In some cases, people may have to try various doses and different antidepressants before finding the one or the combination that is most effective. Below is a list of common medications used to treat depression.

Selective serotonin reuptake inhibitors (SSRIs): As the most common agents prescribed for depression worldwide, these agents include fluoxetine (Prozac), sertraline (Zoloft), paroxetine (Paxil), citalopram (Celexa) and escitalopram (Lexapro). They block the reuptake of serotonin from the synapse to the nerve, which increases the level of serotonin.

Serotonin and norepinephrine reuptake inhibitors (SNRIs): As the second most popular antidepressants worldwide, these agents include venlafazine (Effexor), desvenlafazine (Pristiq) and duloxetine (Cymbalta). They block the reuptake of both serotonin and norepinephrine from the synapse into the nerve, which increases the amount of these chemicals.

Norepinephrine-dopamine reuptake inhibitor (NDRI): Bupropion (Wellbutrin) is a popular antidepressant medication, which blocks the reuptake of dopamine and norepinephrine and increases these neurotransmitters in the brain.

Mirtazapine (Remeron): Targets specific serotonin and norepinephrine receptors in the brain, indirectly increasing the activity or several brain circuts. Mirtazapine is used less often than other, newer antidepressants (SSRIs, SNRIs, buroprion) because it is associated with more weight gain, sedation and sleepiness.

Atypical antipsychotics: Aripirazole (Abilify) and quetiapine (Seroquel) are atypical antipsychotics used to augment the depression when used along with antidepressants.


There are several types of psychotherapy that have been shown to be effective for depression, including cognitive behavioral therapy (CBT) and interpersonal therapy (IPT). In general, these two types of therapies usually last only 10-20 weeks.

Cognitive behavioral therapy (CBT): Helps to change the negative thinking and behavior associated with depression while teaching people to recognize negative thoughts or mindsets and replace them with positive thoughts leading to more effective, beneficial behavior.

Interpersonal therapy (IPT): Focuses on improving personal relationships that may contribute to a person’s depression.

Psychoeducation: Teaches a person about his or her illness, how to treat it and how to recognize signs of relapse so that he or she can get necessary treatment before the illness worsens or occurs again.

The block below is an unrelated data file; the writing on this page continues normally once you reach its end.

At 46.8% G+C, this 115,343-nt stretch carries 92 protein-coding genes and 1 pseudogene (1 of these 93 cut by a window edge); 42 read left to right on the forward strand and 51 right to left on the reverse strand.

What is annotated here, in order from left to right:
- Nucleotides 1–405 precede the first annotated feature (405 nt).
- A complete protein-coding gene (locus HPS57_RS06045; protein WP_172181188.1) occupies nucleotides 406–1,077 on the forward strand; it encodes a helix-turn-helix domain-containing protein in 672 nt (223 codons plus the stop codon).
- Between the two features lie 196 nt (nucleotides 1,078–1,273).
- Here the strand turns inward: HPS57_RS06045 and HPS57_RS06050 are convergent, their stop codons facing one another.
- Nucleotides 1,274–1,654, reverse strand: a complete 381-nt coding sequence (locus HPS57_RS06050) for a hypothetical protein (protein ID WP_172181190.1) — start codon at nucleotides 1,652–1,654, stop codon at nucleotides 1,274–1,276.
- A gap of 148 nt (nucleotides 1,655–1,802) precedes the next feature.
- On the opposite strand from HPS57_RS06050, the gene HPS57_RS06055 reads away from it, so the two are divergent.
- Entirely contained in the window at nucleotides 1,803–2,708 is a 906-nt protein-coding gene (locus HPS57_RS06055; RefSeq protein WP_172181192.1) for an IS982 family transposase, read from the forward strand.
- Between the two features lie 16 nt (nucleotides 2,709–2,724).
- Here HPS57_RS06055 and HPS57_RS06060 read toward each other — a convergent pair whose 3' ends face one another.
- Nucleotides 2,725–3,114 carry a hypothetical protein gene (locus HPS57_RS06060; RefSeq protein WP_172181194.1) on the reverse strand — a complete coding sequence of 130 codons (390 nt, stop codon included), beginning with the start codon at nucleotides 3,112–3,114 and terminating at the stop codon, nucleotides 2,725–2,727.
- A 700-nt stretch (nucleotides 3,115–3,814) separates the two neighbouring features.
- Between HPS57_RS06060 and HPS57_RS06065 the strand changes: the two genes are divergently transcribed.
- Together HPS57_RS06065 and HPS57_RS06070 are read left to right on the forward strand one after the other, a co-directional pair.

Family psychoeducation: Helps to reduce distress, confusion and anxieties within the family and can help the person recover.

Self-help and support groups: People share personal experiences, referrals to qualified specialists and community resources and information about what works best when trying to recover.

Electroconvulsive Therapy (ECT)

ECT is a highly effective treatment for severe depression episodes and for severe depression with psychosis. When medication and psychotherapy are not effective in treating severe symptoms-such as acute psychosis or thoughts of suicide-or if a person cannot take antidepressants, ECT may be considered. ECT can be combined with antidepressants for some individuals. Memory problems can follow ECT treatments, so a careful risk-benefit assessment needs to be made for this important and effective intervention.

Other Forms of Treatment

Transcranial Magnetic Stimulation (TMS)

The Food and Drug Administration approved the use of TMS for major depression in 2008. Early research indicates it to be a low-risk intervention that may help a person who has not responded to antidepressants.

Complementary and Alternative Medicine (CAM)

Alternative forms of medicine have become increasingly popular, although the FDA has not approved any. For instance, omega-3 fatty acids, found in fish oil, has been thought to help mental illnesses because of its ability to protect or support the replenishing of neurons and connections in areas of the brain that are affected by these illnesses.

Aerobic Exercise

Aerobic exercise is usually a key component to a treatment plan for mild to moderate depression. Harvard Medical school notes exercise enhances the action of endorphins, and endorphins reduce the perception of pain as well as potentially have the ability to improve mood. In addition, exercise stimulates the neurotransmitter norepinephrine, which may directly improve a person’s mood.


  1. National Alliance on Mental Health. What is depression? Retrieved February 5, 2013, from
  2. US National Library of Medicine. Major depression. Retrieved February 5, 2013, from
  3. National Institute of Mental Health. What are the different forms of depression? Retrieved February 5, 2013, from
  4. American Academy of Child & Adolescent Psychiatry. The Depressed Child. Retrieved February 5, 2013, from
  5. Mayo Clinic. Depression (major depression) symptoms. Retrieved February 5, 2013, from
  6. National Institute of Mental Health. What causes depression? Retrieved February 5, 2013, from
  7. National Alliance on Mental Health. Depression: Treatments, Services and Support. Retrieved February 5, 2013, from

By C. J. Newton, MA, Editor